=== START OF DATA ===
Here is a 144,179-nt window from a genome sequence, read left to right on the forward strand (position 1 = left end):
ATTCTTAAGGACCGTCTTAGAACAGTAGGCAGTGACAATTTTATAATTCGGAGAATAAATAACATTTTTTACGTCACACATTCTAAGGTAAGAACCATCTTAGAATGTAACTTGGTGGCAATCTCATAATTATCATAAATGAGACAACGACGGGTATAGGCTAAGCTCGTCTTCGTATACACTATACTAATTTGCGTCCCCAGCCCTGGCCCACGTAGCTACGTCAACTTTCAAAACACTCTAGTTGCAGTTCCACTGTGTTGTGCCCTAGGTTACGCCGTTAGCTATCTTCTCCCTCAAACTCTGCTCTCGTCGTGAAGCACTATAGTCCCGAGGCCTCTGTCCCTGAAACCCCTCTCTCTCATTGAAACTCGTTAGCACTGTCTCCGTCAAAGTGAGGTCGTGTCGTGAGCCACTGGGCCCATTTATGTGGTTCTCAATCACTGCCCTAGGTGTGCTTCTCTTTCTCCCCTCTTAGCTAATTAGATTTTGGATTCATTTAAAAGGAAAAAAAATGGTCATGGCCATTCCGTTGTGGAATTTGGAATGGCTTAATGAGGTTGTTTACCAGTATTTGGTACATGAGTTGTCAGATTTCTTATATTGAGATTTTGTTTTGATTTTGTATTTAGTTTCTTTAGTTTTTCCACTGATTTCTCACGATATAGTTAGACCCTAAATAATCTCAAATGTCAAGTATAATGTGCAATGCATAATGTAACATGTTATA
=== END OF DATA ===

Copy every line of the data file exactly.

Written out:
Here is a 144,179-nt window from a genome sequence, read left to right on the forward strand (position 1 = left end):
ATTCTTAAGGACCGTCTTAGAACAGTAGGCAGTGACAATTTTATAATTCGGAGAATAAATAACATTTTTTACGTCACACATTCTAAGGTAAGAACCATCTTAGAATGTAACTTGGTGGCAATCTCATAATTATCATAAATGAGACAACGACGGGTATAGGCTAAGCTCGTCTTCGTATACACTATACTAATTTGCGTCCCCAGCCCTGGCCCACGTAGCTACGTCAACTTTCAAAACACTCTAGTTGCAGTTCCACTGTGTTGTGCCCTAGGTTACGCCGTTAGCTATCTTCTCCCTCAAACTCTGCTCTCGTCGTGAAGCACTATAGTCCCGAGGCCTCTGTCCCTGAAACCCCTCTCTCTCATTGAAACTCGTTAGCACTGTCTCCGTCAAAGTGAGGTCGTGTCGTGAGCCACTGGGCCCATTTATGTGGTTCTCAATCACTGCCCTAGGTGTGCTTCTCTTTCTCCCCTCTTAGCTAATTAGATTTTGGATTCATTTAAAAGGAAAAAAAATGGTCATGGCCATTCCGTTGTGGAATTTGGAATGGCTTAATGAGGTTGTTTACCAGTATTTGGTACATGAGTTGTCAGATTTCTTATATTGAGATTTTGTTTTGATTTTGTATTTAGTTTCTTTAGTTTTTCCACTGATTTCTCACGATATAGTTAGACCCTAAATAATCTCAAATGTCAAGTATAATGTGCAATGCATAATGTAACATGTTATA